Wildland fire emissions include carbon dioxide, fine particulate matter, carbon monoxide, volatile organic compounds such as formaldehyde and acrolein, nitrogen, and sulfur oxides, as well as lower levels of carcinogens like polycyclic aromatic hydrocarbons. Measuring the exposure of wildland firefighters to these emissions is logistically challenging. Studies have generally found that the average exposures to specific toxins are lower than established occupational exposure limits, but, on occasion, they may be elevated. These sporadic peak exposures can transiently result in moderately elevated carboxyhemoglobin—typically 10% or less.
Elevated exposure to airborne irritants can produce transient respiratory tract symptoms. Cross-shift and cross-seasonal lung function studies of wildland firefighters have observed small reductions in average lung function parameters. These appear to reverse at the end of the season, but the long-term effects are uncertain, due to the lack of data.
What you can do for patients who are wildland firefighters
Get to know your patient’s work activities. Evaluate and discuss the risks with your patient. It is useful to get a baseline spirometry that can be used for future reference if the need arises. Most patients have had a chest X-ray at some point, and that may be useful as a baseline reference.
Most firefighters, by requirement, are healthy, fit individuals. But some may have or develop cardiac disease or chronic obstructive pulmonary disease. In these cases, you will need to determine the patient’s fitness to work. Individuals with ischemic heart disease may be at high risk when engaging in this type of work, especially if they are front-line firefighters working in fire suppression. This work is extremely physically demanding. Workers with mild and well-controlled respiratory disease may be able to work with few or no restrictions. Those with more advanced COPD with fixed airway obstruction or brittle asthma may be limited in their ability to do this type of work. Such cases may warrant a referral to a cardiologist, respirologist, or occupational medicine specialist.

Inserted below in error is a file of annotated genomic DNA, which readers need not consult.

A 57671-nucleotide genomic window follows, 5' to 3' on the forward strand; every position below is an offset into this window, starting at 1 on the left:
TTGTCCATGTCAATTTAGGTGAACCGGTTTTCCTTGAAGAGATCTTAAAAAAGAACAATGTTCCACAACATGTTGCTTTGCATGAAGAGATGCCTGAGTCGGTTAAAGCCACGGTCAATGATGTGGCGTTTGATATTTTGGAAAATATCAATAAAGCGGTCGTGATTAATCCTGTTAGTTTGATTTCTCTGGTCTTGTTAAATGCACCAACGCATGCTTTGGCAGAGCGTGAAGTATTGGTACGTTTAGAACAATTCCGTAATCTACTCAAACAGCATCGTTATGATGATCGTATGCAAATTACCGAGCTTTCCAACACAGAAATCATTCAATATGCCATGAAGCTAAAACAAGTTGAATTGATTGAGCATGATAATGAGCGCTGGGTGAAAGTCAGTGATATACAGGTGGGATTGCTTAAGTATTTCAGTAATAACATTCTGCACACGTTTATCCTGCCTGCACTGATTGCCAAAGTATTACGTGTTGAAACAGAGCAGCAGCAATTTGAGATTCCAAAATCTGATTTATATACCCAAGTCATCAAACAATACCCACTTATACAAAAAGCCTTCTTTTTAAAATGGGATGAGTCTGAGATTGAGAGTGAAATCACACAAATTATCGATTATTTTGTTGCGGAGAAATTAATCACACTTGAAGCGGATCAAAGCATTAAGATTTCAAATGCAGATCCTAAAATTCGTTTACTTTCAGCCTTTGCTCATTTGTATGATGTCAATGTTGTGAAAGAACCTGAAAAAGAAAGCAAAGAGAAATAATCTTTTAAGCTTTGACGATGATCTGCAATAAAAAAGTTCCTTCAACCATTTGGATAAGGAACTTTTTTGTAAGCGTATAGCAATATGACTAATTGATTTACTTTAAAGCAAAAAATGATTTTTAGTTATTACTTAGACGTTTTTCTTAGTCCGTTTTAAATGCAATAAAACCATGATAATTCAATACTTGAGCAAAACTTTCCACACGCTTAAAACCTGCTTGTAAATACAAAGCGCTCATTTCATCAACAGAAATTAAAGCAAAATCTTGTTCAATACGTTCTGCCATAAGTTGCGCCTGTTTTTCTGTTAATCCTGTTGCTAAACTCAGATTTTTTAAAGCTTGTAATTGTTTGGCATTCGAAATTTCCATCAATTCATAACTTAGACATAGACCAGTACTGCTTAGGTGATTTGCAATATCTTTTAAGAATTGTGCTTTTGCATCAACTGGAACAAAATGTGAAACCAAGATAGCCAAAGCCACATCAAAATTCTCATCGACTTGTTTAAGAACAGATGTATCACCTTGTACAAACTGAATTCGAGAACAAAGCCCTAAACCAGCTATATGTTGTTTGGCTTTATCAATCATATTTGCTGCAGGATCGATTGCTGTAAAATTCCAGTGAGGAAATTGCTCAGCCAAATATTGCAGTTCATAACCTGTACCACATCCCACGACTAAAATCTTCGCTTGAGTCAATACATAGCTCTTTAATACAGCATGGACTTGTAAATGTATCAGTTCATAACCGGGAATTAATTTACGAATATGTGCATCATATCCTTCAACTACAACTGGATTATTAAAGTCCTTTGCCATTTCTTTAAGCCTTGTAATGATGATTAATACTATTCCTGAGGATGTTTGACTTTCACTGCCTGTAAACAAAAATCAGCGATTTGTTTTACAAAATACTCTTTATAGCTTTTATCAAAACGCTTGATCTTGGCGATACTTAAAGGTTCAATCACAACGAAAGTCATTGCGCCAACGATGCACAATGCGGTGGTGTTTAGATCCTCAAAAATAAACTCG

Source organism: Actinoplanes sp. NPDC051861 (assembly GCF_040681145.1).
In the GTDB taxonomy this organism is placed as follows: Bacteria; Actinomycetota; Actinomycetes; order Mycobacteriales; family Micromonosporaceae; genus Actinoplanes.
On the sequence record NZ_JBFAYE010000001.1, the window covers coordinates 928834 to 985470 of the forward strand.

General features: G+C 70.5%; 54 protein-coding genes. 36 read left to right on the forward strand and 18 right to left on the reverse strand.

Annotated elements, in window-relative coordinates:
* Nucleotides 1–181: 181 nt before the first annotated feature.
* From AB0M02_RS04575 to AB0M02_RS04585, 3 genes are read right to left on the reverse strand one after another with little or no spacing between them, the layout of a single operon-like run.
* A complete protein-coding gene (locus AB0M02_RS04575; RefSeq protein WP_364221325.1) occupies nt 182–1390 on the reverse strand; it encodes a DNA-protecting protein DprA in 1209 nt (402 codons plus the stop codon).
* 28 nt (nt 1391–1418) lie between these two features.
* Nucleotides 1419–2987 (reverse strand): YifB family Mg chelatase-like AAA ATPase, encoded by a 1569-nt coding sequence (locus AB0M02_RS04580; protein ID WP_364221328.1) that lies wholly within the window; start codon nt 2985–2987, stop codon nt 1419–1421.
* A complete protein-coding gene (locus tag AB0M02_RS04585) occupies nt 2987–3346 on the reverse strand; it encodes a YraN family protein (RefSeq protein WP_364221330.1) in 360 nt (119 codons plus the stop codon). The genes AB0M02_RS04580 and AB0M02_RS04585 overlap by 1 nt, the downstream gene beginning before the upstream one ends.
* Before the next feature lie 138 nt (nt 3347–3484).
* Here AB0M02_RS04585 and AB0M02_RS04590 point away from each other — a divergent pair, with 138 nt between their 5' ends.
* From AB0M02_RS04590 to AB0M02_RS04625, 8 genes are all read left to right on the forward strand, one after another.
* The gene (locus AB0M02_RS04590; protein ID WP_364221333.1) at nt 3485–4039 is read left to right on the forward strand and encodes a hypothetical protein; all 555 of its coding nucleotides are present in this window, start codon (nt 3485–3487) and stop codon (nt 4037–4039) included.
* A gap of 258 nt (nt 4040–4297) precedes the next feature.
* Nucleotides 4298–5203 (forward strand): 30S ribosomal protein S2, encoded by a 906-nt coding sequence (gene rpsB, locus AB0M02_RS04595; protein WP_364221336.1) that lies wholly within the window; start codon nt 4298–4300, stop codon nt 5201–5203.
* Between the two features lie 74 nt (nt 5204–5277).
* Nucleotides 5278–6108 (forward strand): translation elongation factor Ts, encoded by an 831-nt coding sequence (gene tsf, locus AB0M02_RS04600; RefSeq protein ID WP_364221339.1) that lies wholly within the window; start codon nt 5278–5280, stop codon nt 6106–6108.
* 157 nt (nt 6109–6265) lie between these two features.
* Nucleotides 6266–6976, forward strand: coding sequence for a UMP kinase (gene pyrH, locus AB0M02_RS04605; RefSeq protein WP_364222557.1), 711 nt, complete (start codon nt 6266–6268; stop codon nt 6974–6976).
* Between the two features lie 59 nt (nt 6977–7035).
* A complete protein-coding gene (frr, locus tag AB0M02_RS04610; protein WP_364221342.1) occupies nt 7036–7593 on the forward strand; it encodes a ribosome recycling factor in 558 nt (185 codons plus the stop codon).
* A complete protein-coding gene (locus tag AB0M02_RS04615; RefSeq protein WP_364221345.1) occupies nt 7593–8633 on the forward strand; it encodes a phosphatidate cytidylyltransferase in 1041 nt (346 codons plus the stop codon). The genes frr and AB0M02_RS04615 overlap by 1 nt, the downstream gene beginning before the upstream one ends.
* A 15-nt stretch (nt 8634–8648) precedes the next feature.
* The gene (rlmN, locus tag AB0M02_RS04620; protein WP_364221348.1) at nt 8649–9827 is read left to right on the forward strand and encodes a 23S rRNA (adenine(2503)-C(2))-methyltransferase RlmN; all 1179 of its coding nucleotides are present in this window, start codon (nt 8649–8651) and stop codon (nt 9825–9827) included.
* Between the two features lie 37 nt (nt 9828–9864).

For more information
If your patient is a seasonal wildland firefighter and you would like further information or assistance with his or her diagnosis or treatment, please call a medical advisor in your nearest WorkSafeBC office.
—Sami Youakim MD, MSc, FRCP
Medical Advisor, WorkSafeBC Occupational Disease Services
Have a safe holiday season and a healthy, happy 2014.
—Peter Rothfels, MD
Chief Medical Officer and Director, WorkSafeBC Clinical Services
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Naeher LP, Brauer M, Lipsett M, et al. Woodsmoke health effects: A review. InhalToxicol 2007;19:67-106.
Reinhardt TE, Ettmar RD. Smoke exposure among wildland firefighters: A review and discussion of current literature. Portland, OR: U.S. Department of Agriculture Forest Service Pacific Northwest Research Station; 1997. 61 p.
Reinhardt TE, Ottmar RD. Baseline measurements of smoke exposure among wildland firefighters. J Occup Environ Hyg 2004;1:590-606.
This article is the opinion of WorkSafeBC and has not been peer reviewed by the BCMJ Editorial Board.